For years, the dominant animation studios like Pixar and DreamWorks Animation made their cinematic magic via expensive computers that ran in data centers at the studios. Now the rise of cloud computing, which enables anyone to buy computer power on demand, is allowing smaller, independent animation firms to produce very slick work.
One such firm is Afterglow Studios, based in Minneapolis. Its owner, Luke Ployhar, is currently finishing Space Junk 3D, a 40-minute stereoscopic film about the 6,000 tons of garbage circling the planet (teaser here); it is scheduled be released in February. It’s a big project for a small firm, which has required more than 16,000 hours of computing time to animate, or render, the scenes of orbiting debris. Ployhar estimates that if he’d bought computers to do the job, he would have spent at least $50,000 on equipment.
“It wouldn’t have been economical for me to buy all these machines,” says Ployhar. “I knew off the bat that rendering would be the biggest problem.”
Instead, Ployhar leased time on a cloud service run by a New Mexico company called Cerelink. It shares time on a supercomputer with the University of New Mexico, Los Alamos National Laboratory, and the Santa Fe Institute. Such a setup “opens up a lot of doors for a studio like mine,” he says.
Services like Cerelink’s are also helping established players like Sony and DreamWorks Animation juggle their big-budget productions, which are becoming ever more computationally intensive as audiences come to expect more realistic-looking imagery and 3-D effects.
DreamWorks Animation releases two or three movies a year, and each film takes about five years to produce. It does much of the work in house: it owns tens of thousands of computer processors, which it has used to render the graphics in its feature-length films such as Shrek, Kung Fu Panda, and the forthcoming Puss in Boots.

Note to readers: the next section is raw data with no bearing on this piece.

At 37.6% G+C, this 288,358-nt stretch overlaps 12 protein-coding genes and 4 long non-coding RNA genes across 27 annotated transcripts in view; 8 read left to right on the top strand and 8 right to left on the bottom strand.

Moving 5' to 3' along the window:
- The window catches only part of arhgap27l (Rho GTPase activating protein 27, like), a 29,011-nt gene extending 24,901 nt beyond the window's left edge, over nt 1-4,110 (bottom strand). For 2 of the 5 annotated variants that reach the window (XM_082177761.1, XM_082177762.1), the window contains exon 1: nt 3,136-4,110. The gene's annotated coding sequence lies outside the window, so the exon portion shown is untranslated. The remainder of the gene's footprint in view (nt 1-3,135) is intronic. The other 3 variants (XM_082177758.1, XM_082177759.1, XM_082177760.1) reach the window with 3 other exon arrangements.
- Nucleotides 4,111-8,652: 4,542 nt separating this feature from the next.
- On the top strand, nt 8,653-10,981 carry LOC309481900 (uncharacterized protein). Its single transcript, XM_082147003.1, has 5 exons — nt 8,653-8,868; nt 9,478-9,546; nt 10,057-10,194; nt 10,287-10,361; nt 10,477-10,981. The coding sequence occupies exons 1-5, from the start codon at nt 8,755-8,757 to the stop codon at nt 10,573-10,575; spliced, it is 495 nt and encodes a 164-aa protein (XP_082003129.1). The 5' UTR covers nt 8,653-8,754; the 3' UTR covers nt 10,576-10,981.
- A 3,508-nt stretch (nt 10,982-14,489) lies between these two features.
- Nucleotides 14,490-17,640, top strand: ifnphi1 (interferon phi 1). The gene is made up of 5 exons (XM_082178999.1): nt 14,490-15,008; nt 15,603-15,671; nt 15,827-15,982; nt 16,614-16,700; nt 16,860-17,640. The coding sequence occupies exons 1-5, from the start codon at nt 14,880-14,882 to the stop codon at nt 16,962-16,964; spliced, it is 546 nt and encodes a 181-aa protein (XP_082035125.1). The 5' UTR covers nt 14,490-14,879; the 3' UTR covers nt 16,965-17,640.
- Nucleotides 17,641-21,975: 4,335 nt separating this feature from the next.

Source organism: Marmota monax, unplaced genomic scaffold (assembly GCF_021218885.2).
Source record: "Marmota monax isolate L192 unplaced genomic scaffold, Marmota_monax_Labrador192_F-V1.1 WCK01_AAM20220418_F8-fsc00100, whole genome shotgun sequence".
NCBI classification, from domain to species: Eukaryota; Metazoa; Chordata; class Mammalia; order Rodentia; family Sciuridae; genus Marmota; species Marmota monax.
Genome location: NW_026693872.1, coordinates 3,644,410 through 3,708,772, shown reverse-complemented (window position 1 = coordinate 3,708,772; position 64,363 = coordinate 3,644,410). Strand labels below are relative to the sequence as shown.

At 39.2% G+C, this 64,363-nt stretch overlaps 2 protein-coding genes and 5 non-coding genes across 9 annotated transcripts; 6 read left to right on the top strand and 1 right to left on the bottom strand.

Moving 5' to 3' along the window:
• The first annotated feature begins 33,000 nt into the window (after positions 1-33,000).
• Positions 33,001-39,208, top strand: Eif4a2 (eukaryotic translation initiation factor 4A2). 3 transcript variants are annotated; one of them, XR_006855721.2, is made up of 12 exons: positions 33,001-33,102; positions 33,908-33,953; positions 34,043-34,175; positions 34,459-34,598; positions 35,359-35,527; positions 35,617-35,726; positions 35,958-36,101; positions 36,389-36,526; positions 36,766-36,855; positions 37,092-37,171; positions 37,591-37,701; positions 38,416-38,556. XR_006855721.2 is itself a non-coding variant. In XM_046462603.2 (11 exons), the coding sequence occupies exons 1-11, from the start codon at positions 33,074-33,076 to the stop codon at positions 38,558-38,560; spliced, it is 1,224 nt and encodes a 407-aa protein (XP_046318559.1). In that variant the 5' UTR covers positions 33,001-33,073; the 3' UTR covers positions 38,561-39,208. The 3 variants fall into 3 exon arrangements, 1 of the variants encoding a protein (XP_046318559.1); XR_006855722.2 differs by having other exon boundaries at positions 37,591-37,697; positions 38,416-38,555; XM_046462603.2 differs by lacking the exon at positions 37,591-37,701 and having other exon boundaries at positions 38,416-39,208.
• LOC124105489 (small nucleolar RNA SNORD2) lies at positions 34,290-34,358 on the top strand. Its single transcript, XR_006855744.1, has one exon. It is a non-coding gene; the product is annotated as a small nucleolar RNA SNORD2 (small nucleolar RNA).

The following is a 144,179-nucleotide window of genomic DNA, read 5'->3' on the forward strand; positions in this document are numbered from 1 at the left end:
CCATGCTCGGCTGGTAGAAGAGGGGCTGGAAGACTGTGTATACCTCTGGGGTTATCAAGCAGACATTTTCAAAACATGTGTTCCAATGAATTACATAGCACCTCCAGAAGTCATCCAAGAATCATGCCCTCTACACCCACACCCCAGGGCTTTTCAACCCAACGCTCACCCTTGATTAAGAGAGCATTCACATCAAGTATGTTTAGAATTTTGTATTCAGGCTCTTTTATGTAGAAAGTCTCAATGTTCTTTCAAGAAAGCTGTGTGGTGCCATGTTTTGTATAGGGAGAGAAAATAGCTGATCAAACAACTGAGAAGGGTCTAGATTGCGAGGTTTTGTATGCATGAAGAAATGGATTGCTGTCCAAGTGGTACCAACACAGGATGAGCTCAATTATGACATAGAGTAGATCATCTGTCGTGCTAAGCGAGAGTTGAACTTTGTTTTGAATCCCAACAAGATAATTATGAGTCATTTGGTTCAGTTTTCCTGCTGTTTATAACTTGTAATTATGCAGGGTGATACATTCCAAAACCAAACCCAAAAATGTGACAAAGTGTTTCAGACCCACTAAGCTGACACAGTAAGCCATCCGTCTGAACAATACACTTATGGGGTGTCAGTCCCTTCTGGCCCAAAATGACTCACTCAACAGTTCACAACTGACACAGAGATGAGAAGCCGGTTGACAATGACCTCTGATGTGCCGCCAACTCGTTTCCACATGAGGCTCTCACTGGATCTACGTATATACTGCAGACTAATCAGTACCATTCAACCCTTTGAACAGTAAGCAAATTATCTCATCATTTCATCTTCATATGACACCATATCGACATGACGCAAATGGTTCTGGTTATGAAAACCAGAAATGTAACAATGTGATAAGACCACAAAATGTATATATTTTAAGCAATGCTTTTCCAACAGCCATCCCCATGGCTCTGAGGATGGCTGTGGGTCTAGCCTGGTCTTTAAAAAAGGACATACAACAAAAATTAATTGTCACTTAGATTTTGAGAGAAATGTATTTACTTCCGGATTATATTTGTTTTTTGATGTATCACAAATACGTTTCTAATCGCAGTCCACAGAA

Cloud rendered: Animations for the independent film Space Junk 3D will be completed using more than 16,000 hours of computer time purchased from a commercial data center.
Credit: Afterglow Studios
Four seconds of animation—96 still frames—takes about eight to 10 hours of computation to make sure the light appears to fall in a precise, lifelike way on animated panda or cat fur. Each night, 10,000 to 15,000 processing cores in DreamWorks servers in computers in California work in parallel to stitch together still frames from the previous day’s work, says Derek Chan, head of digital operations at DreamWorks Animation.
But with roughly 10 projects going at any given time, the California studio has peak periods when it needs to tap the resources of cloud-computing providers, including Cerelink and Hewlett-Packard, which for several years has sold DreamWorks its high-end hardware. Last year, about 5 percent of DreamWorks Animation’s rendering was done in the cloud, but the company plans to increase that to 50 percent by the end of 2012, Chan says, rather than spend many millions of dollars to expand its existing data center.
The new version of GPT-3 is much better behaved (and should be less toxic)
OpenAI has trained its flagship language model to follow instructions, making it spit out less unwanted text—but there's still a way to go.
A horrifying new AI app swaps women into porn videos with a click
Deepfake researchers have long feared the day this would arrive.
We can’t afford to stop solar geoengineering research
It is the wrong time to take this strategy for combating climate change off the table.
Meet Altos Labs, Silicon Valley’s latest wild bet on living forever
Funders of a deep-pocketed new "rejuvenation" startup are said to include Jeff Bezos and Yuri Milner.
Get the latest updates from
MIT Technology Review
Discover special offers, top stories, upcoming events, and more.